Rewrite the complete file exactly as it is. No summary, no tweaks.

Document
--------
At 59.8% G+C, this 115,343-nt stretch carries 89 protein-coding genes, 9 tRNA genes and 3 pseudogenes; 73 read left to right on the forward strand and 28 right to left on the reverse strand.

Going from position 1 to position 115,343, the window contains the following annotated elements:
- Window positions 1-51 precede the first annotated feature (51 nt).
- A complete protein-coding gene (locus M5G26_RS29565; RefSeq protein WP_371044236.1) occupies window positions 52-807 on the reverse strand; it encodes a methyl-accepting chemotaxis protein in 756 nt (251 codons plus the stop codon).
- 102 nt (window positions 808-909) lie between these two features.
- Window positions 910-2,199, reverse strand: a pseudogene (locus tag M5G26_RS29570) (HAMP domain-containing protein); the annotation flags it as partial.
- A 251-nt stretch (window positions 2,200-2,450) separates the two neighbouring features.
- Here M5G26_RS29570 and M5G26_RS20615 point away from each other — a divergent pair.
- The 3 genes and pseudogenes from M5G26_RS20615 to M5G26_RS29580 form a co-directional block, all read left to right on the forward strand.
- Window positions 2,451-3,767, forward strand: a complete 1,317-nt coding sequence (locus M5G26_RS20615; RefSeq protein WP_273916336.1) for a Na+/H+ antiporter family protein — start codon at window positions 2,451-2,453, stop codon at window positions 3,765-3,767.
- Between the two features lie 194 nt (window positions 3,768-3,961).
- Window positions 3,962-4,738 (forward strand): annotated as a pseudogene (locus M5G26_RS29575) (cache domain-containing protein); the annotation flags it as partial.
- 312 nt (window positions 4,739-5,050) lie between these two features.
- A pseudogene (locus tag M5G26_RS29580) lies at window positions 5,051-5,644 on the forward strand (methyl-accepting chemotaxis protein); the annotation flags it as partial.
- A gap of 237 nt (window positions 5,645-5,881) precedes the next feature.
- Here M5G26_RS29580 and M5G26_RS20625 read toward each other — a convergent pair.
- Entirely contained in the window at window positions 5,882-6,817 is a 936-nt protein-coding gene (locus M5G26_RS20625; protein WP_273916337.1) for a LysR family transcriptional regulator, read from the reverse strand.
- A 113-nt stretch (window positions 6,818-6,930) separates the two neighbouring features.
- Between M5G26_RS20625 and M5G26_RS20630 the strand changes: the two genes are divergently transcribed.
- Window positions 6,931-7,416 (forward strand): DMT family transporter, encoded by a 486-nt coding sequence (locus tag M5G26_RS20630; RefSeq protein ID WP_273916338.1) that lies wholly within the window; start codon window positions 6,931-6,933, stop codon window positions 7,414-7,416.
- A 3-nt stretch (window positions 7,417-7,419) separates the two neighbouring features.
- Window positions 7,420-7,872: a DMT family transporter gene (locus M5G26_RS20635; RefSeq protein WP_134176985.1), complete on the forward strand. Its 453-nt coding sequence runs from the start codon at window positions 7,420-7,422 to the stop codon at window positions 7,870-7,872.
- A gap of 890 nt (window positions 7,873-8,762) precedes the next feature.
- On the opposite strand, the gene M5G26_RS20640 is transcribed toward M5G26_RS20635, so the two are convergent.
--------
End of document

At 59.8% G+C, this 115,343-nt stretch carries 89 protein-coding genes, 9 tRNA genes and 3 pseudogenes; 73 read left to right on the forward strand and 28 right to left on the reverse strand.

Going from position 1 to position 115,343, the window contains the following annotated elements:
- Window positions 1-51 precede the first annotated feature (51 nt).
- A complete protein-coding gene (locus M5G26_RS29565; RefSeq protein WP_371044236.1) occupies window positions 52-807 on the reverse strand; it encodes a methyl-accepting chemotaxis protein in 756 nt (251 codons plus the stop codon).
- 102 nt (window positions 808-909) lie between these two features.
- Window positions 910-2,199, reverse strand: a pseudogene (locus tag M5G26_RS29570) (HAMP domain-containing protein); the annotation flags it as partial.
- A 251-nt stretch (window positions 2,200-2,450) separates the two neighbouring features.
- Here M5G26_RS29570 and M5G26_RS20615 point away from each other — a divergent pair.
- The 3 genes and pseudogenes from M5G26_RS20615 to M5G26_RS29580 form a co-directional block, all read left to right on the forward strand.
- Window positions 2,451-3,767, forward strand: a complete 1,317-nt coding sequence (locus M5G26_RS20615; RefSeq protein WP_273916336.1) for a Na+/H+ antiporter family protein — start codon at window positions 2,451-2,453, stop codon at window positions 3,765-3,767.
- Between the two features lie 194 nt (window positions 3,768-3,961).
- Window positions 3,962-4,738 (forward strand): annotated as a pseudogene (locus M5G26_RS29575) (cache domain-containing protein); the annotation flags it as partial.
- 312 nt (window positions 4,739-5,050) lie between these two features.
- A pseudogene (locus tag M5G26_RS29580) lies at window positions 5,051-5,644 on the forward strand (methyl-accepting chemotaxis protein); the annotation flags it as partial.
- A gap of 237 nt (window positions 5,645-5,881) precedes the next feature.
- Here M5G26_RS29580 and M5G26_RS20625 read toward each other — a convergent pair.
- Entirely contained in the window at window positions 5,882-6,817 is a 936-nt protein-coding gene (locus M5G26_RS20625; protein WP_273916337.1) for a LysR family transcriptional regulator, read from the reverse strand.
- A 113-nt stretch (window positions 6,818-6,930) separates the two neighbouring features.
- Between M5G26_RS20625 and M5G26_RS20630 the strand changes: the two genes are divergently transcribed.
- Window positions 6,931-7,416 (forward strand): DMT family transporter, encoded by a 486-nt coding sequence (locus tag M5G26_RS20630; RefSeq protein ID WP_273916338.1) that lies wholly within the window; start codon window positions 6,931-6,933, stop codon window positions 7,414-7,416.
- A 3-nt stretch (window positions 7,417-7,419) separates the two neighbouring features.
- Window positions 7,420-7,872: a DMT family transporter gene (locus M5G26_RS20635; RefSeq protein WP_134176985.1), complete on the forward strand. Its 453-nt coding sequence runs from the start codon at window positions 7,420-7,422 to the stop codon at window positions 7,870-7,872.
- A gap of 890 nt (window positions 7,873-8,762) precedes the next feature.
- On the opposite strand, the gene M5G26_RS20640 is transcribed toward M5G26_RS20635, so the two are convergent.